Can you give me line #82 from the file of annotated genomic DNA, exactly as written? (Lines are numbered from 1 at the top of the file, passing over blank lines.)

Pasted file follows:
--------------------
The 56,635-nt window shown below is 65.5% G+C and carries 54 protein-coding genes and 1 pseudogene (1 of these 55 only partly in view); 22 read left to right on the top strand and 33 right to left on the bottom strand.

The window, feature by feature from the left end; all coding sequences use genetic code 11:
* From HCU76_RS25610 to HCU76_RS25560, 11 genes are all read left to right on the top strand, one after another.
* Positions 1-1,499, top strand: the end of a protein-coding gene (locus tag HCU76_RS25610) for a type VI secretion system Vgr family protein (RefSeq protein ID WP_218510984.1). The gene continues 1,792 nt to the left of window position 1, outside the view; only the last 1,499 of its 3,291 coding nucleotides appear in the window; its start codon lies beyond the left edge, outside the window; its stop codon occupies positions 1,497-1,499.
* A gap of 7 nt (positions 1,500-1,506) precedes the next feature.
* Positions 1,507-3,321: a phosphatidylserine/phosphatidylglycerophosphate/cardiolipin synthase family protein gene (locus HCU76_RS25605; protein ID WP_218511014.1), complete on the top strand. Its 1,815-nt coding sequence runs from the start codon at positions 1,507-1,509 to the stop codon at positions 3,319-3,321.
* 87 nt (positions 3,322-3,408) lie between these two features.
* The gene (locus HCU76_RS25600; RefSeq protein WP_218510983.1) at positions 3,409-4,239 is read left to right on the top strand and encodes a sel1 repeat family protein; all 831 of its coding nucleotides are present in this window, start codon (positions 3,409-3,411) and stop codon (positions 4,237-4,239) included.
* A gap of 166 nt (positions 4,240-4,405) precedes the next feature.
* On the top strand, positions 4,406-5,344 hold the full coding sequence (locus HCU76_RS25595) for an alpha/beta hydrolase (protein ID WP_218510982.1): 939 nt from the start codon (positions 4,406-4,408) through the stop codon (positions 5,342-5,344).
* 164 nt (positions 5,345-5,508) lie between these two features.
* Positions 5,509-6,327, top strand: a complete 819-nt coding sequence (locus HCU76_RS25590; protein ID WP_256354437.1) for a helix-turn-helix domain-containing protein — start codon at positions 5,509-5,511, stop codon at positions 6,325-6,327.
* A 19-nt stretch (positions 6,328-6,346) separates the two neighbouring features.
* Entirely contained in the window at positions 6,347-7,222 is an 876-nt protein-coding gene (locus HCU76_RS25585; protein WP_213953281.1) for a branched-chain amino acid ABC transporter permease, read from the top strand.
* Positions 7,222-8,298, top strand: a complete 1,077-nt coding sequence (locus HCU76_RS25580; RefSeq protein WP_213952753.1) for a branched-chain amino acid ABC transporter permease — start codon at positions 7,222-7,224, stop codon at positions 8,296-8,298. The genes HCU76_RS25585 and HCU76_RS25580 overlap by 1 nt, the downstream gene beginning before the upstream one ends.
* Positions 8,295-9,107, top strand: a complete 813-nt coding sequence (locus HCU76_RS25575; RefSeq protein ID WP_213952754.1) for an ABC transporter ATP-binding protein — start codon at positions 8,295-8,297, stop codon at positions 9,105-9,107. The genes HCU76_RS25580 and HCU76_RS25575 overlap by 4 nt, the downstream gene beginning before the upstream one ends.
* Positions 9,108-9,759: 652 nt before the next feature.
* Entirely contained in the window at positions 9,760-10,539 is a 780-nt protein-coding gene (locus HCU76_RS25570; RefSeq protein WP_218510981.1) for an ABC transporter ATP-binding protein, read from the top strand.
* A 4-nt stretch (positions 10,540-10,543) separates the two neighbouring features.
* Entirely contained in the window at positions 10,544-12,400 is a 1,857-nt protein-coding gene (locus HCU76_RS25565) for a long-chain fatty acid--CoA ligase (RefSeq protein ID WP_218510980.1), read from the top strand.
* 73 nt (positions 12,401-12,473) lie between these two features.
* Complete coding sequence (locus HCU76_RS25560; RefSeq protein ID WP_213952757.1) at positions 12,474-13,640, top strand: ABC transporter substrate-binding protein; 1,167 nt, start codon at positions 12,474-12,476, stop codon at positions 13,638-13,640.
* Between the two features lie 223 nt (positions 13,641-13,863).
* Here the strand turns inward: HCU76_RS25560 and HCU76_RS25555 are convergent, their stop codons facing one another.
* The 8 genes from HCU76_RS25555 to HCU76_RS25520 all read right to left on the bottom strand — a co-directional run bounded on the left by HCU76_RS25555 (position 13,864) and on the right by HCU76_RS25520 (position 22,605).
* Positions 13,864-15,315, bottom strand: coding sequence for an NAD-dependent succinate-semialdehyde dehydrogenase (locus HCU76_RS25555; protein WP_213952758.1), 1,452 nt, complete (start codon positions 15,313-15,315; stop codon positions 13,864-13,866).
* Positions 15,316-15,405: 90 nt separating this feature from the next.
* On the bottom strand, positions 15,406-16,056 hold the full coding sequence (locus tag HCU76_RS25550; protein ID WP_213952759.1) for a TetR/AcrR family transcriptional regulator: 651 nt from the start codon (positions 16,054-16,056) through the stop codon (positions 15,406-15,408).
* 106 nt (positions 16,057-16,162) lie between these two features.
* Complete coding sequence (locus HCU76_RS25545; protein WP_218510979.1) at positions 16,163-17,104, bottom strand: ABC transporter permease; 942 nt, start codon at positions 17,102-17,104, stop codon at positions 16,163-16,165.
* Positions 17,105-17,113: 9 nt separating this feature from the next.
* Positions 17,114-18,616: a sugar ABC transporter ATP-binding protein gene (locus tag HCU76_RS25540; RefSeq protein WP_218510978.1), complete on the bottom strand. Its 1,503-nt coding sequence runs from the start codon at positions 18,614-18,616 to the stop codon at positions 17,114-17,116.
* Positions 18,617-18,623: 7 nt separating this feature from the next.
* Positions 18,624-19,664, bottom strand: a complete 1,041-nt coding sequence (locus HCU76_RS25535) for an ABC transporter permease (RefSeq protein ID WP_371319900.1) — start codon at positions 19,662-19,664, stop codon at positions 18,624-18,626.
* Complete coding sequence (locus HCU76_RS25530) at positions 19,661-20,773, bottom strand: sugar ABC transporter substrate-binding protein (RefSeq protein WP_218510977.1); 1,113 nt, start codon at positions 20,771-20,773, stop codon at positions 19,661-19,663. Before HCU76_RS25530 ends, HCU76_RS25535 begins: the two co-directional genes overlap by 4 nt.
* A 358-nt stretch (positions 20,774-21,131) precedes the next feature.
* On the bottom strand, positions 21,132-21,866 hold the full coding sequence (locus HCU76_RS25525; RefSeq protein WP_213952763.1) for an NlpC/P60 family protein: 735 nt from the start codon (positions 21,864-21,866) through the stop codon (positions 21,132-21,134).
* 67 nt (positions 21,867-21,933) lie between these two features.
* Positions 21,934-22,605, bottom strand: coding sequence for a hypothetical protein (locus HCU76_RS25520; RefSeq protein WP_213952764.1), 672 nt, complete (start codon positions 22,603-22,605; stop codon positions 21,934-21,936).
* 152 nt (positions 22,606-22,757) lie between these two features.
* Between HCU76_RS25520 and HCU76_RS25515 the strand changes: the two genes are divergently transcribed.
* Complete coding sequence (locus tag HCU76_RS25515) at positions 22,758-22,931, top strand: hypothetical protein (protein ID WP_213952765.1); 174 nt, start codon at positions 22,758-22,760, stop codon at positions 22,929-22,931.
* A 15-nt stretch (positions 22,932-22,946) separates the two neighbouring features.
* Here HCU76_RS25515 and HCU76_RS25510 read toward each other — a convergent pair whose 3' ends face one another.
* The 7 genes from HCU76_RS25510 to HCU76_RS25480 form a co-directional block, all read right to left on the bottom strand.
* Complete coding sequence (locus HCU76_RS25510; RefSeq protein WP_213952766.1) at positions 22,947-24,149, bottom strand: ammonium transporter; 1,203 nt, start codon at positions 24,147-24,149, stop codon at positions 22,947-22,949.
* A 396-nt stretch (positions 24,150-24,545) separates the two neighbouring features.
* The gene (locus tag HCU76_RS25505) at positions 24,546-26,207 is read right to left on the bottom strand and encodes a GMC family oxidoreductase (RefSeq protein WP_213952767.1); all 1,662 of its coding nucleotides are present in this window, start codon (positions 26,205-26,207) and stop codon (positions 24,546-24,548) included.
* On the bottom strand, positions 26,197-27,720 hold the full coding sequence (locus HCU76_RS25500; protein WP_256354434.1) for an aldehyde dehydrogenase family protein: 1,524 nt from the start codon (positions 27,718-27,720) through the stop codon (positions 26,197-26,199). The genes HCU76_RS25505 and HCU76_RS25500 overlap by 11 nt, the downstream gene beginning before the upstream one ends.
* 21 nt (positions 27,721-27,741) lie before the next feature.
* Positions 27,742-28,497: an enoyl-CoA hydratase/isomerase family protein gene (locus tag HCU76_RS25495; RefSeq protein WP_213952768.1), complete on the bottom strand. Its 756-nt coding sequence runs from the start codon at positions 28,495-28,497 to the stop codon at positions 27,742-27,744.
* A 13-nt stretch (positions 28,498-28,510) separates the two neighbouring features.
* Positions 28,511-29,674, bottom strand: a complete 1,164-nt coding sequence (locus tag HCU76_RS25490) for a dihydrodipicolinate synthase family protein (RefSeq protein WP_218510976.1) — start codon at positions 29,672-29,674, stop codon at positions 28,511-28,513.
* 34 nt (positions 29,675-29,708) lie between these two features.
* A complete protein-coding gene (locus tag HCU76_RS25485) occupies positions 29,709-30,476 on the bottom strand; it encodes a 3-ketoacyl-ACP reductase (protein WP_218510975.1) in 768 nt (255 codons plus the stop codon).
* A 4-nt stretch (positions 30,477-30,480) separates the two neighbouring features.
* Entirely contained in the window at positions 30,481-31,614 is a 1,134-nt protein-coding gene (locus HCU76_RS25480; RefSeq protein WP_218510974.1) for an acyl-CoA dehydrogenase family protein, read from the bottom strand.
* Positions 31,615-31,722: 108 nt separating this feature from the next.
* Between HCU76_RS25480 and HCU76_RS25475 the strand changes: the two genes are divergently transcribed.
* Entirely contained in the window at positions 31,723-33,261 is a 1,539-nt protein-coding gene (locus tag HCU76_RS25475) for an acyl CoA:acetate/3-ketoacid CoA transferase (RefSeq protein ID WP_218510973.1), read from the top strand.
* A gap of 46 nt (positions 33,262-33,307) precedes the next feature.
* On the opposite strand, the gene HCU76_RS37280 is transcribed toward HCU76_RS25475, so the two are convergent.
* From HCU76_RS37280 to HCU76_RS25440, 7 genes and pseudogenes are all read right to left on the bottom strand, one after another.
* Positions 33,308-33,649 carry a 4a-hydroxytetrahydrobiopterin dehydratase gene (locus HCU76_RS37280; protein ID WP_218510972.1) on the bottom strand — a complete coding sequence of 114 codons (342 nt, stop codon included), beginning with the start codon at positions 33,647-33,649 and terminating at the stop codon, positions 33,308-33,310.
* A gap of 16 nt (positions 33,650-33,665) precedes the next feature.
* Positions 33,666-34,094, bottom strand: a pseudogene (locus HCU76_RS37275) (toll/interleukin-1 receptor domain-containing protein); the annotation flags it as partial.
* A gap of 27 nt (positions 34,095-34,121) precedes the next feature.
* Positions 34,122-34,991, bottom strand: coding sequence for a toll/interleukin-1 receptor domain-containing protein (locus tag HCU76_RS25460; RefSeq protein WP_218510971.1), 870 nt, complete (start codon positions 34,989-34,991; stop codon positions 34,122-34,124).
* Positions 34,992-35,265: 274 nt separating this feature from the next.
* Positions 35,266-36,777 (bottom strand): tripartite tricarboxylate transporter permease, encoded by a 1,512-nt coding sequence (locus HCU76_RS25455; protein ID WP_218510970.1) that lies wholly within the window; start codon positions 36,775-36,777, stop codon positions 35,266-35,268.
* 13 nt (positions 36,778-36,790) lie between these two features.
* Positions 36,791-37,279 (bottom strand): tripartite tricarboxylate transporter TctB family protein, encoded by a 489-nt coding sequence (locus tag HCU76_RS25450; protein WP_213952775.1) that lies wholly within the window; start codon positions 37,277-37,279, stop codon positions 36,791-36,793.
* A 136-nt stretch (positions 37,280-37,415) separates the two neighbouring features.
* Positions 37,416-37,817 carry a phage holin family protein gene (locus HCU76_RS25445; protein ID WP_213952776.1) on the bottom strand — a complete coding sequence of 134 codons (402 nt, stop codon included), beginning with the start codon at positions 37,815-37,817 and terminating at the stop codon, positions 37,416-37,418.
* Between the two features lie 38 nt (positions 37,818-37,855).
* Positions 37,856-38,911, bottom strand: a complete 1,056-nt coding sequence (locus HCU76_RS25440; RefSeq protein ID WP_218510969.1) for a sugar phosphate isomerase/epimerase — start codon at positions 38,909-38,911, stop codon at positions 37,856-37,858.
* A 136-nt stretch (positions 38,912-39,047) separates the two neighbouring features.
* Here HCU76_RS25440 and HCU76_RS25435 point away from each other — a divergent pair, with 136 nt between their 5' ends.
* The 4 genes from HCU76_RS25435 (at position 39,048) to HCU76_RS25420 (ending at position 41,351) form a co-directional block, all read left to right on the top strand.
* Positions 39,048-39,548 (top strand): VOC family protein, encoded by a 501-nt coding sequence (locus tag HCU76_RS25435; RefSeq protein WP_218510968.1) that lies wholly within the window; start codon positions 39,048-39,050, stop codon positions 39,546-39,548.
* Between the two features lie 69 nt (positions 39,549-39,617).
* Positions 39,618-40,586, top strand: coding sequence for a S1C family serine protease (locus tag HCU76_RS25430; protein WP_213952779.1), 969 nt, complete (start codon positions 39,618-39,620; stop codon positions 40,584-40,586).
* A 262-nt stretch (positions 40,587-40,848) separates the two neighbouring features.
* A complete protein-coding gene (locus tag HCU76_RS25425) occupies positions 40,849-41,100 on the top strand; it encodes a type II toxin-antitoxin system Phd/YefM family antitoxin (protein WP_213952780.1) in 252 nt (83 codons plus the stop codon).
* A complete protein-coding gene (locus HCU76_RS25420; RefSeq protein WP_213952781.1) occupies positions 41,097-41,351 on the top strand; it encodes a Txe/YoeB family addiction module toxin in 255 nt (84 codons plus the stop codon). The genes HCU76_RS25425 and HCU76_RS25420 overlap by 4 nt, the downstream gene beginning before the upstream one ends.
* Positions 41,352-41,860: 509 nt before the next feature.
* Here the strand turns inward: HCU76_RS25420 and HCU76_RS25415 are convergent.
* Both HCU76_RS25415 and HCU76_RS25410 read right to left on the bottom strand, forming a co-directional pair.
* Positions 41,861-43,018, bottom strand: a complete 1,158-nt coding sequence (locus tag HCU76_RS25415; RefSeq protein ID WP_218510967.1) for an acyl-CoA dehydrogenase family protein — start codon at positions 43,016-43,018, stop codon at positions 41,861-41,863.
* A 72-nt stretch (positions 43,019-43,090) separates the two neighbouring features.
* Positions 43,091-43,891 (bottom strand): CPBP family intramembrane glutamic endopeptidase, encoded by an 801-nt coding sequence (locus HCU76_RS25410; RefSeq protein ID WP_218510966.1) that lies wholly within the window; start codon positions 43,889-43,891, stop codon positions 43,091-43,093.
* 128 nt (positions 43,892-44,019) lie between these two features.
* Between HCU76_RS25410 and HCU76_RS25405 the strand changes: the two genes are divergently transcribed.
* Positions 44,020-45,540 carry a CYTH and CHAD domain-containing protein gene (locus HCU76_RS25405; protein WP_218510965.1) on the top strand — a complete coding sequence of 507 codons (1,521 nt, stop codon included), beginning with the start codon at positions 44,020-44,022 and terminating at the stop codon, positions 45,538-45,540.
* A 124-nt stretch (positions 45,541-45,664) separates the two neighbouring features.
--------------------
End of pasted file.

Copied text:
* Positions 39,618-40,586, top strand: coding sequence for a S1C family serine protease (locus tag HCU76_RS25430; protein WP_213952779.1), 969 nt, complete (start codon positions 39,618-39,620; stop codon positions 40,584-40,586).